Thursday, March 11, 2010
FUNNY GAMES, dir. michael haneke, 1997
for anna, georg, and their young son, summer holidays begin like a "genre film." at the end, everything turns out differently (from the cannes website).
nihilism! violence! no remorse! no guilt!
controversy rating: 4/10
overall rating: 6.5/10
funny games as scored by your favourite punk band:
gardeners are death!
upper class is murder!
white short-shorts are death!
golf is murder!
rationality is death!
yachting is murder!
politeness is death!
in a moment of cinematic bonding further cementing our controversial friendship, following the credits jordaan and i both immediately cited the same scene as the one which most impressed us in the film. after having watched one of the attackers make a sandwich while hearing a violent scuffle, blaring television and a single gunshot, the camera cuts to a static shot of the white/off-white/beige living room, with the couch blocking much of the foreground. we see the son almost out of the frame on the far right, on his stomach and with a spray of blood on the wall. the father is barely visible, blocked by the couch, as is the mother. after an uncomfortably long period, she calmly gets up and goes to the father, who is silent. for an uncomfortably long period, he then shrieks and wails while she holds him. she gets up again and says they need to get moving. what came to my mind first (though obviously is not the first) was kiyoshi kurosawa’s tactic of slow, often pulled back, shots in which the horrible/terrible event (most often a ghost advancing, as in retribution) are drawn out to a point where the horror/terror is lessened and becomes beautiful rather than merely scary. the same thing happens in this scene.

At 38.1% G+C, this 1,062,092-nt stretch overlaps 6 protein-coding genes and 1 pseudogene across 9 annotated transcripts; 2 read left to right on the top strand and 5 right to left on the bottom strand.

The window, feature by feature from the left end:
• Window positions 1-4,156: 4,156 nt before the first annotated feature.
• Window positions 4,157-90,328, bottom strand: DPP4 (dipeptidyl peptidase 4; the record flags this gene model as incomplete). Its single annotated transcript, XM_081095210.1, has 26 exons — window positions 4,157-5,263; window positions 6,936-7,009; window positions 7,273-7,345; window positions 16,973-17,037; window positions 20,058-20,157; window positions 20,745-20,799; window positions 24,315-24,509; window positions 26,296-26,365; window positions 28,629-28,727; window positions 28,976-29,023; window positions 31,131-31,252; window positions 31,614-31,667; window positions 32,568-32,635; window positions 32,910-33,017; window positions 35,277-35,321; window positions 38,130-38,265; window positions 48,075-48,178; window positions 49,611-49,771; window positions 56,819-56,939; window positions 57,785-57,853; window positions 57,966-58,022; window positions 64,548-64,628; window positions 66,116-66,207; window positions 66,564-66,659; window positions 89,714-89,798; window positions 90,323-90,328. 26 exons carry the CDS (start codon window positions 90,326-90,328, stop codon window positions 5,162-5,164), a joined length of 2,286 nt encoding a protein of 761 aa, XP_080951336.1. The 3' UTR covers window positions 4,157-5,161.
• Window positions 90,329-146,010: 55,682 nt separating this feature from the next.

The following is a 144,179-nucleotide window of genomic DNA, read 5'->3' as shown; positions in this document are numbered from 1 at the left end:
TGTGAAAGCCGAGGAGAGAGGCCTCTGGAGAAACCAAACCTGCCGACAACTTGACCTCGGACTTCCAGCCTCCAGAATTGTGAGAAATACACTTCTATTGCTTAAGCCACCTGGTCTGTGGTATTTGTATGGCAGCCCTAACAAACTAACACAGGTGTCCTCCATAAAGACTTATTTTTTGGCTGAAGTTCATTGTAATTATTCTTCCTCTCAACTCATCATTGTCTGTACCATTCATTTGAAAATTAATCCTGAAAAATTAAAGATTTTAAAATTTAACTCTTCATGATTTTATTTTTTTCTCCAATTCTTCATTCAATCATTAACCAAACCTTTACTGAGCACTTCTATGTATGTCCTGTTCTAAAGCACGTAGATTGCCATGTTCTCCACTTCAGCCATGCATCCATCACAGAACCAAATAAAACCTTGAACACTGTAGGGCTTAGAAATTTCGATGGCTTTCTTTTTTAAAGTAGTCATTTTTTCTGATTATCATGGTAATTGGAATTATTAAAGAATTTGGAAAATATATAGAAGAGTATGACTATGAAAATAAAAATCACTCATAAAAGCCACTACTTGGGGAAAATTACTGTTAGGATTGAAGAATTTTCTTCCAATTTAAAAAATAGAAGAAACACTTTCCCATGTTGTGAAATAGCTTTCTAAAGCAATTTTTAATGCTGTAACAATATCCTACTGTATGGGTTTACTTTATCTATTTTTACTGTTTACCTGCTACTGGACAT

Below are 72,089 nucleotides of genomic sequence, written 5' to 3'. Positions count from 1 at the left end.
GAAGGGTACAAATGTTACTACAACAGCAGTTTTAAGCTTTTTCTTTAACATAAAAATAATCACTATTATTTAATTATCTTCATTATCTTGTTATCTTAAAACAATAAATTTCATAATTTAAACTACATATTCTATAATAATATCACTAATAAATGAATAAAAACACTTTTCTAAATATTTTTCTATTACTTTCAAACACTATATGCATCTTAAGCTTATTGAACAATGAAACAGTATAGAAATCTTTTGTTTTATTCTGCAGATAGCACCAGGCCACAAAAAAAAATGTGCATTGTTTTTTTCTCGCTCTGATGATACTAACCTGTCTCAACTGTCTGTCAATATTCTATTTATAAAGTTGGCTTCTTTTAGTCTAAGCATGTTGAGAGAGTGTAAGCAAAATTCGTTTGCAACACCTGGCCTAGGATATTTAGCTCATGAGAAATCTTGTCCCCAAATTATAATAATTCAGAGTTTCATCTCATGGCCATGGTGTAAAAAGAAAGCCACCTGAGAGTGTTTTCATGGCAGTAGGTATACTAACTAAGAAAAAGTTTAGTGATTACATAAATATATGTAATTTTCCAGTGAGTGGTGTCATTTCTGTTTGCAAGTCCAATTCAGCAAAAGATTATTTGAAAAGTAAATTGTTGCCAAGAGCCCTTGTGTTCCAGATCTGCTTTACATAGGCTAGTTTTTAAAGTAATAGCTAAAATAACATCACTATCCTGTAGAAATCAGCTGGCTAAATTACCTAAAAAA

controversy rating: 4/10
overall rating: 7/10
people seem to get pretty up-in-arms about michael haneke, considering his films frequently don't end with a nice tied-up bow of narrative continuity or salvation for the characters. the audience is left asking more questions instead of being given answers. his films also tackle violent and sexual subject matter, but unlike most of the films we've seen in this club so far, the violence and sexuality in his films, and funny games definitely, happens off-screen entirely, instead focusing on the faces of victims / victimizers or the sounds coming from another room (which ends up being plenty effective).
while this wasn't my favourite michael haneke film, i definitely did enjoy it for the most part. some of the breaking-of-the-fourth-wall stuff was a bit annoying; it kind of beat the point of the film into the ground a bit more than i felt was necessary. i didn't give it a very high "controversy rating," and only because i feel like the way the film poses questions about violence without actually succumbing to the regular tropes of blood and guts separates it from other films of this genre. i guess that is controversial, in its own way, but that's a kind of controversy i can support!
they all die. isn't that cool?